Minggu, 03 Desember 2017

Sights, Sounds, and Traditions of the Holidays

I’m not sure where the year went, but it definitely swooshed by. It’s hard to believe it is Christmastime, even with two trees and a complete army of nutcrackers scattered throughout the house.

Holiday movies threaten to overflow my DVR. They all have a similar theme: a person who loathes the holidays, but magically “gets” what all the fuss is about. A Hallmark movie can turn the Grinch into a Santa’s helper. Life is not a movie, and not everyone has a magical moment each holiday season.

Holiday sights and sounds greet us everywhere we go, beginning earlier and earlier each year. All that holiday joy and ho-ho-hoing can be a bit much for those who are dealing with the unpredictable nature of dementia.

Three important lessons I learned throughout my ten Christmas seasons as a caregiver:
(1) simplify sights, (2) simplify sounds, (3) simplify traditions.

For most of his adult life, Jim was pretty much a Grinch about Christmas. He thought it had become so commercialized that it had lost its meaning.

In some ways, dementia made the holidays a little more tolerable for Jim. In other ways, it only added to his confusion. One year, I was putting framed family photos in a box to clear the shelves for Christmas decorations. Immediately after I cleared the shelves, Jim put the photos back where they had been. That was my first clue that he wasn’t as crazy about the decorations as I was.

More than the decorations, I think it bothered him that I was changing his familiar environment. I learned to simplify the sights of Christmas. The holidays can be entirely too bright for a person who is confused. And it just isn’t as much fun for the caregiver to do all the decorating alone and even less fun taking it all down.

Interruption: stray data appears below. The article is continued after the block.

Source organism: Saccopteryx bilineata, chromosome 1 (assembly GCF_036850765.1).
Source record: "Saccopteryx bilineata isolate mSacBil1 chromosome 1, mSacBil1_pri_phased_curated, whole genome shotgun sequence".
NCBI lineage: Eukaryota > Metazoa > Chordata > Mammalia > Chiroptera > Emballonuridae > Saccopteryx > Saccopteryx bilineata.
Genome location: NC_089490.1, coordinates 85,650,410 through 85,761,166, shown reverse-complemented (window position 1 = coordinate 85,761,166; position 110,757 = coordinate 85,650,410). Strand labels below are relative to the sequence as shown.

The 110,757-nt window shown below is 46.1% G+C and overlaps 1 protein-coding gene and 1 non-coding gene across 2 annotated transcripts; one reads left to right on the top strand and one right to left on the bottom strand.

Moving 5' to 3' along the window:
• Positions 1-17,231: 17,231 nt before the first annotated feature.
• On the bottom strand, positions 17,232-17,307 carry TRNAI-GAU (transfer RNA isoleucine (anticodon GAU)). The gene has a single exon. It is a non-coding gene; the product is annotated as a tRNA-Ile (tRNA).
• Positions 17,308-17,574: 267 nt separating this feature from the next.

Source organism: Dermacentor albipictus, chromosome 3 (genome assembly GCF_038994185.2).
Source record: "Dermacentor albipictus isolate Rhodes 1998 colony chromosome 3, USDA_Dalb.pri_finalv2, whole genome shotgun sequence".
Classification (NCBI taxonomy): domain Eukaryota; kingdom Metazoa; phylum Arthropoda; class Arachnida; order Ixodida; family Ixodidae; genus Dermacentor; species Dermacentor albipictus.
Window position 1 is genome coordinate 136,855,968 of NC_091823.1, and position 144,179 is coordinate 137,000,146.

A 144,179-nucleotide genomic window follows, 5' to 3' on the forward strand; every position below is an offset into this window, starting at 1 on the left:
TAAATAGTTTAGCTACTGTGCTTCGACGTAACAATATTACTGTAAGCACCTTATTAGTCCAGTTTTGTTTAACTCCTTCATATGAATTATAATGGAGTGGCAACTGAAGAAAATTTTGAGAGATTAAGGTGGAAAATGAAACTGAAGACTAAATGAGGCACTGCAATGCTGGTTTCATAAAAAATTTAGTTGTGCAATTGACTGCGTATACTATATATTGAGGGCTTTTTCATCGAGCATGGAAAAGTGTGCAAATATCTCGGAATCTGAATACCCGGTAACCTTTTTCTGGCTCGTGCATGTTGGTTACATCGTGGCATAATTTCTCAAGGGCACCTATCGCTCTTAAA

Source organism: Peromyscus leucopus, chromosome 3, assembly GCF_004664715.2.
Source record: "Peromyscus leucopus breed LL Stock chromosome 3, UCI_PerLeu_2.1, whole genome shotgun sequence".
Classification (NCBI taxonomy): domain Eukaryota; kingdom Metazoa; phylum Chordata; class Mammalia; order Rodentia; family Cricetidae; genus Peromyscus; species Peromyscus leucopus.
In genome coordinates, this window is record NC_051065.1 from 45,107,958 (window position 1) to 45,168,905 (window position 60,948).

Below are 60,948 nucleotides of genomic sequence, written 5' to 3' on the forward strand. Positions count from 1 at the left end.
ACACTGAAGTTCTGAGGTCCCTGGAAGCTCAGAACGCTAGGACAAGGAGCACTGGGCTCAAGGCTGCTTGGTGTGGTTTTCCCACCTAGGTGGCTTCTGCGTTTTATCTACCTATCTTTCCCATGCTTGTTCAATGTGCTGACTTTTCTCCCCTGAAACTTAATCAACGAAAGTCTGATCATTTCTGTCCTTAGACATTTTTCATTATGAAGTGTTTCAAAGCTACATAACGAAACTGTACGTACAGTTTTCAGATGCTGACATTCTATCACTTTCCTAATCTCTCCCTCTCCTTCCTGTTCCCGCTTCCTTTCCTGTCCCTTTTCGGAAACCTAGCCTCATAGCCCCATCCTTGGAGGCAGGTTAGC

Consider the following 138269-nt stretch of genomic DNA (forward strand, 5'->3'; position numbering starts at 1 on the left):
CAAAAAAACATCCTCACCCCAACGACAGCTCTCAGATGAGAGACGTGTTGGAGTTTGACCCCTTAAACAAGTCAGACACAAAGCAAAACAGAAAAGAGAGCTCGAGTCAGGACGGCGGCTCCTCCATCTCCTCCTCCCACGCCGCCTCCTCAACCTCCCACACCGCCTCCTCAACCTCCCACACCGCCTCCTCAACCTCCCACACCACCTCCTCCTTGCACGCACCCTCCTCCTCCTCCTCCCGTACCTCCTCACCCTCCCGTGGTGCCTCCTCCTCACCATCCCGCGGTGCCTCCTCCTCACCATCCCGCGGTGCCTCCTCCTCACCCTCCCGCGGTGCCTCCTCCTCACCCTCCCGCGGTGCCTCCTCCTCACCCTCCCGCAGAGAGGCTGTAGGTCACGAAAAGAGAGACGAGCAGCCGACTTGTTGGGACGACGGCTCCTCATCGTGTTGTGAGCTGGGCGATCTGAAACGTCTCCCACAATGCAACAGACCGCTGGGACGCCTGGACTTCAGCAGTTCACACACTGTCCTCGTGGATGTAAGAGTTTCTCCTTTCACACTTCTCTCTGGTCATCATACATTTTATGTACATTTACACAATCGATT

Christmas can be a noisy holiday with traditional parties, dinners, and loud holiday music. When you combine dozens of conversations with music and piles of food, you are just asking for trouble. Communicating with a loved one with dementia is an acquired skill. Rapid-fire conversation is hard for a person with dementia to follow and can bring about a negative reaction. Simplify the sounds of Christmas. Replace noisy gatherings with soothing traditional music your loved one will remember from his or her childhood.

Simplify traditions by getting rid of the ones you have clung to through a sense of obligation. If you don’t enjoy it, don’t expect your loved one to tolerate it. Do the things that make you happy. If your idea of a good Christmas is a quiet evening at home, then do it. Most of the stress of Christmas is caused by trying to meet the expectations of other people. Those who truly care about you are not going to want to add any more stress in your life.

Simplifying your holiday can bring the joy back to the season. The spirit of Christmas isn’t wrapped up in glittery packages or found in a department store. The spirit of Christmas is a child wrapped in swaddling clothing, placed in a manger. The spirit of Christmas is love, peace, and a light that shines within our hearts and souls.

Copyright © December 2017 by L.S. Fisher
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